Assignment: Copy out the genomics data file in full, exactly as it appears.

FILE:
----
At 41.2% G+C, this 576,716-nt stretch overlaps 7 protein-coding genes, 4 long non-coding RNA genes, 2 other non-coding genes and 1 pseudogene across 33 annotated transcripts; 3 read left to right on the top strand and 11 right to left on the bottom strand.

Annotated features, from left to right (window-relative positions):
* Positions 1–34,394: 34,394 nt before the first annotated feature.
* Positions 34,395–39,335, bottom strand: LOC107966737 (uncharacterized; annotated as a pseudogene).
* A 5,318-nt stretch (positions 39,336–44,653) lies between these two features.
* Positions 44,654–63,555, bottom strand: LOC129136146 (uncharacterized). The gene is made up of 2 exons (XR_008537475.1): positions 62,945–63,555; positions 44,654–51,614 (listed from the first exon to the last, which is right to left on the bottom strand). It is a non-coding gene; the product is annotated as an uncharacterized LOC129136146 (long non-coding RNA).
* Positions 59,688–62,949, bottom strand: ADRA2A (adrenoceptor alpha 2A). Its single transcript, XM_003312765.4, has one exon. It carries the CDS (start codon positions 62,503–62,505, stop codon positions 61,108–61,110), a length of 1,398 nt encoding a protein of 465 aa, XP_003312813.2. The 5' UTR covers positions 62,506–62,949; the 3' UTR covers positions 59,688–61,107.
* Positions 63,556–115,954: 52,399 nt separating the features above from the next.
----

At 41.2% G+C, this 576,716-nt stretch overlaps 7 protein-coding genes, 4 long non-coding RNA genes, 2 other non-coding genes and 1 pseudogene across 33 annotated transcripts; 3 read left to right on the top strand and 11 right to left on the bottom strand.

Annotated features, from left to right (window-relative positions):
* Positions 1–34,394: 34,394 nt before the first annotated feature.
* Positions 34,395–39,335, bottom strand: LOC107966737 (uncharacterized; annotated as a pseudogene).
* A 5,318-nt stretch (positions 39,336–44,653) lies between these two features.
* Positions 44,654–63,555, bottom strand: LOC129136146 (uncharacterized). The gene is made up of 2 exons (XR_008537475.1): positions 62,945–63,555; positions 44,654–51,614 (listed from the first exon to the last, which is right to left on the bottom strand). It is a non-coding gene; the product is annotated as an uncharacterized LOC129136146 (long non-coding RNA).
* Positions 59,688–62,949, bottom strand: ADRA2A (adrenoceptor alpha 2A). Its single transcript, XM_003312765.4, has one exon. It carries the CDS (start codon positions 62,503–62,505, stop codon positions 61,108–61,110), a length of 1,398 nt encoding a protein of 465 aa, XP_003312813.2. The 5' UTR covers positions 62,506–62,949; the 3' UTR covers positions 59,688–61,107.
* Positions 63,556–115,954: 52,399 nt separating the features above from the next.